Deep Dive – $FSLR : Empire of the Sun

by Enis September 30, 2013 12:45 pm • Commentary

First Solar is another roller coaster stock.  I am fascinated by stocks like these because the market’s perceived value of these companies has changed so rapidly from year-to-year.  That volatility indicates that traders and investors have a very hard time appropriately valuing such a business.


Look at the lifetime weekly chart of First Solar:

FSLR Weekly, Courtesy of Bloomberg
FSLR Weekly, Courtesy of Bloomberg

The stock IPO’ed at $20 in late 2006, reached $317 at its height in 2008, and then traded as low as $11.43 in June of 2012.  The stock’s high this year is $59.  Talk about a big range over the past 7 years.

The 2 most notable idiosyncratic moves during this period were:  

  1. The parabolic run higher in 2007 – excitement about burgeoning solar power projects around the world led to fantastic growth forecasts for FSLR, the first mover in thin film solar modules (as opposed to the polysilicon modules used by most of the industry)
  2. The decline from $175 to $30 in 2011, a disastrous performance the result of 2 main culprits: First, there was a major decline in demand from European governments, who were forced to cut their solar subsidies as part of their austerity programs.  Second, solar module pricing declined sharply as well as Chinese capacity flooded the market.  It was a double whammy on both the demand and supply sides.


Since 2011, the market has gradually come to accept a more-U.S. focused solar environment, not just for First Solar, but for the industry as a whole.  FSLR shuttered its manufacturing plant in Germany in 2012, and the company’s restructuring has finally paid off for investors in 2013.  The company’s downsizing has dramatically altered growth prospects (FSLR is expected to earn less in 2015 than it did in 2008), but valuation was hit so hard that the stock became attractive to value players (still only a 10 P/E stock).

At this juncture, what’s FSLR’s competitive advantage?

The company’s management cites its major operational goal in its recent 10-Q:

In furtherance of our goal of delivering affordable solar electricity, we are continually focused on reducing PV solar power system costs in five primary areas: module manufacturing, BoS costs (consisting of the costs of the components of a solar power system other than the solar modules that we manufacture, such as inverters, mounting hardware, trackers, grid interconnection equipment, wiring and other devices, and installation labor costs), project development costs, the cost of capital, and the operating expenses of a PV solar system.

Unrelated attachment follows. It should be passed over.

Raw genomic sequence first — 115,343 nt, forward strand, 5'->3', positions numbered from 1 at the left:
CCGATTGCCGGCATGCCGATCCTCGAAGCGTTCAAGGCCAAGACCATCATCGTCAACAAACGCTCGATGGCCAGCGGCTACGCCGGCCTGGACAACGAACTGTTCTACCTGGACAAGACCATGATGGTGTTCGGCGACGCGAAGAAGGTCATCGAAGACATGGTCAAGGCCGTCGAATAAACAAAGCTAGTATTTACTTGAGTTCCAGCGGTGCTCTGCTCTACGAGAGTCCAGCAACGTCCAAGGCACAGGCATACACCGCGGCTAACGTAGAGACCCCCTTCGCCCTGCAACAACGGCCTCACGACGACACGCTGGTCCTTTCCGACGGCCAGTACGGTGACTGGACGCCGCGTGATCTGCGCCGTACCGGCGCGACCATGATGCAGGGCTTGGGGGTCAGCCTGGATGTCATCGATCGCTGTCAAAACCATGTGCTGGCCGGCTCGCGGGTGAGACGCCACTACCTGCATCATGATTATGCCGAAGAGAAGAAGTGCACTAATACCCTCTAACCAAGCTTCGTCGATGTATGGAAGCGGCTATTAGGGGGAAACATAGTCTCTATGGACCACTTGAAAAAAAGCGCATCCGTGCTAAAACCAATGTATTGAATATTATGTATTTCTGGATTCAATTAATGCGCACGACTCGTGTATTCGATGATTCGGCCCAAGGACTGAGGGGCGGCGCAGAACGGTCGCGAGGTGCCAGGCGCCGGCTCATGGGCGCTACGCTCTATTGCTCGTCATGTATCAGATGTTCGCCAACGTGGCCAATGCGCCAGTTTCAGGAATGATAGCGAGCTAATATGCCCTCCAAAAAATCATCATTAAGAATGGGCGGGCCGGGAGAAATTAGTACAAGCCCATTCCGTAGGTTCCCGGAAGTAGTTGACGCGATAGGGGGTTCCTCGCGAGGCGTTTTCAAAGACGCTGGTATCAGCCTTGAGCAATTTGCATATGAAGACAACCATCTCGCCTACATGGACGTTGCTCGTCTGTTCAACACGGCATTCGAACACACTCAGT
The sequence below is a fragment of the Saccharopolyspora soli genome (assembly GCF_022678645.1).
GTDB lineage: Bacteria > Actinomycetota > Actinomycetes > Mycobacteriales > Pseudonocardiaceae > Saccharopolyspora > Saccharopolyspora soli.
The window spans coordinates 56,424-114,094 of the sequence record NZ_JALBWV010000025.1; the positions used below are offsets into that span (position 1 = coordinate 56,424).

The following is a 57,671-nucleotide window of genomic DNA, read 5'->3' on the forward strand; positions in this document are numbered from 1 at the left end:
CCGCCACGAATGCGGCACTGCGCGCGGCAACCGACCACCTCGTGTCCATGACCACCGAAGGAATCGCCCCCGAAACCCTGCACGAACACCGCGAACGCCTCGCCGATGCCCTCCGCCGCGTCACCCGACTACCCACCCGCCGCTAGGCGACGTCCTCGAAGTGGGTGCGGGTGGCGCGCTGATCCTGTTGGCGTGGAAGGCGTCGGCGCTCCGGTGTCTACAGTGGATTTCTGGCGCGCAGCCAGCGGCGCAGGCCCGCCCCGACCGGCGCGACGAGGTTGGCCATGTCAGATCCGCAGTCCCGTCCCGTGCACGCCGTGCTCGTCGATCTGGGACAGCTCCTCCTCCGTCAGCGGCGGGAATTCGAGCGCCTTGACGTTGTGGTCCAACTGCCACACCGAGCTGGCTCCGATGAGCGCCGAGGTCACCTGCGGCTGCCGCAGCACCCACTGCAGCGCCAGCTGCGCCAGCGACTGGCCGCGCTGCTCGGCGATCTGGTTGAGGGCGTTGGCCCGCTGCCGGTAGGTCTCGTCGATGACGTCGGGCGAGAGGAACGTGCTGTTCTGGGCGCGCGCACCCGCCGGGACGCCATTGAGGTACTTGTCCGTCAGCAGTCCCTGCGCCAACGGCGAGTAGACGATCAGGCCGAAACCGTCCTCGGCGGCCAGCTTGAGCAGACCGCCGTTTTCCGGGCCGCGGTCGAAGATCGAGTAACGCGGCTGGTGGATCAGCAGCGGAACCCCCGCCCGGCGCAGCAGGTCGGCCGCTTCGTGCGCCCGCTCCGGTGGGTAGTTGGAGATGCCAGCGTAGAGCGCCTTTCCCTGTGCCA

FSLR is the largest thin film solar module manufacturer in the world.  Its total average module manufacturing cost in the second quarter was $0.67 per watt, which is competitive with the major polysilicon manufacturers globally.  However, the manufacturing side of the solar business is extremely competitive (with Chinese manufacturers frequently the cheapest), so FSLR’s current advantage is in its vertical integration.

FSLR is one of the few solar module manufacturers that also plans, finances, constructs, and then maintains utility-scale solar projects (what FSLR refers to as its “systems” business, as opposed to just selling its solar cells to others).  SPWR and SUNE are two other U.S. companies in that space.  Many of the other global players are focused on a few steps in that process, rather than the whole set of needs to get a utility-scale solar plant up and running.

The company’s long-term strategic plan rests on moving away from being subject to the whims of solar module pricing globally.  The company’s main systems projects are all based in California, with 4 large projects accounting for the bulk of its expected installed capacity:

Project Size in MW AC (1)
Power Purchase Agreement (“PPA”)
Third Party Owner/Purchaser
Expected Year Revenue Recognition Will Be Completed By
Topaz, California
Desert Sunlight, California
NextEra / GE / Sumitomo
Agua Caliente, Arizona
NRG / MidAmerican
AVSR, California

Valuation and Macro Environment:

Perhaps most relevant to FSLR’s prospects over the medium term are not its idiosyncratic pipeline.  It’s the global market environment for solar demand and solar pricing.  The major solar companies are all bidding on projects around the world, with cost the biggest determinant of who wins each project.  Solar demand has finally started to grow again for the first time since 2010, and the decline in solar costs over the past 3 years has made solar power much more competitive with traditional power plants.

In that sense, a bet on FSLR is a bet on solar overall.  However, FSLR is still a company trying to pick itself up off the mat.  It’s expected to earn $3.92 per share in 2013, $3.30 in 2014, and $3.62 in 2015.  Unless solar pricing and demand accelerates rapidly, FSLR’s 10 P/E doesn’t look so appealing if there is no earnings growth for the next 2 years.  Especially considering the risk of a drop-off in demand if projects get shuttered in a more difficult macro environment (particularly from a financing perspective).

FSLR is the cheap valuation among the major solar stocks, but competitors like SPWR have better growth prospects at the moment.  The 3rd and 4th quarters are the most volatile for the sector, so the next round of earnings in early November should be the catalyst for the sector’s next direction.